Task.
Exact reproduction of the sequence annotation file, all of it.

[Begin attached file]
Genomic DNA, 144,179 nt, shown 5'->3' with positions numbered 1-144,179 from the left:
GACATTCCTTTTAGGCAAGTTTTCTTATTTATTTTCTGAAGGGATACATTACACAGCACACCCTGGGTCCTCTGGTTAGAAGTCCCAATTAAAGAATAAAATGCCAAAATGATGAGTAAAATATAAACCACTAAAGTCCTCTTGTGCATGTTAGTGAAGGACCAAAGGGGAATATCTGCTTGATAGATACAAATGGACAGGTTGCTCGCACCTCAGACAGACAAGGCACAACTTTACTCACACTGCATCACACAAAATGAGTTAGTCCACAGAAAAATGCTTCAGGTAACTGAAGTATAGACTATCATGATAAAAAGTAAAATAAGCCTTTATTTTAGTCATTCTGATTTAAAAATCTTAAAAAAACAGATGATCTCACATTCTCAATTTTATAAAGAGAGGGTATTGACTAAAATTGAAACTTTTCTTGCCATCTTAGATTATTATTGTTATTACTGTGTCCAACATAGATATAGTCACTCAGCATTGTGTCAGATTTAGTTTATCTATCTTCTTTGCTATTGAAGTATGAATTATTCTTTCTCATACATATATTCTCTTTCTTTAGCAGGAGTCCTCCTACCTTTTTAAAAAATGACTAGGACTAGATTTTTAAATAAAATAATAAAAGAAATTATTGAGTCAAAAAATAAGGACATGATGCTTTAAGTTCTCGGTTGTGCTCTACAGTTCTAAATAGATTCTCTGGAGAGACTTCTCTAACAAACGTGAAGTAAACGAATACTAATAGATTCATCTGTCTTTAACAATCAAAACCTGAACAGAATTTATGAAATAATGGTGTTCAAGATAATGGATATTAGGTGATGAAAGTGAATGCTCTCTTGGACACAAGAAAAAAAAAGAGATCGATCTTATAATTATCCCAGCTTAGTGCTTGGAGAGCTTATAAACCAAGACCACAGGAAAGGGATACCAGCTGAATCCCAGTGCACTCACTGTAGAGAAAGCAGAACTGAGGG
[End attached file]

Genomic DNA, 144,179 nt, shown 5'->3' with positions numbered 1-144,179 from the left:
GACATTCCTTTTAGGCAAGTTTTCTTATTTATTTTCTGAAGGGATACATTACACAGCACACCCTGGGTCCTCTGGTTAGAAGTCCCAATTAAAGAATAAAATGCCAAAATGATGAGTAAAATATAAACCACTAAAGTCCTCTTGTGCATGTTAGTGAAGGACCAAAGGGGAATATCTGCTTGATAGATACAAATGGACAGGTTGCTCGCACCTCAGACAGACAAGGCACAACTTTACTCACACTGCATCACACAAAATGAGTTAGTCCACAGAAAAATGCTTCAGGTAACTGAAGTATAGACTATCATGATAAAAAGTAAAATAAGCCTTTATTTTAGTCATTCTGATTTAAAAATCTTAAAAAAACAGATGATCTCACATTCTCAATTTTATAAAGAGAGGGTATTGACTAAAATTGAAACTTTTCTTGCCATCTTAGATTATTATTGTTATTACTGTGTCCAACATAGATATAGTCACTCAGCATTGTGTCAGATTTAGTTTATCTATCTTCTTTGCTATTGAAGTATGAATTATTCTTTCTCATACATATATTCTCTTTCTTTAGCAGGAGTCCTCCTACCTTTTTAAAAAATGACTAGGACTAGATTTTTAAATAAAATAATAAAAGAAATTATTGAGTCAAAAAATAAGGACATGATGCTTTAAGTTCTCGGTTGTGCTCTACAGTTCTAAATAGATTCTCTGGAGAGACTTCTCTAACAAACGTGAAGTAAACGAATACTAATAGATTCATCTGTCTTTAACAATCAAAACCTGAACAGAATTTATGAAATAATGGTGTTCAAGATAATGGATATTAGGTGATGAAAGTGAATGCTCTCTTGGACACAAGAAAAAAAAAGAGATCGATCTTATAATTATCCCAGCTTAGTGCTTGGAGAGCTTATAAACCAAGACCACAGGAAAGGGATACCAGCTGAATCCCAGTGCACTCACTGTAGAGAAAGCAGAACTGAGGG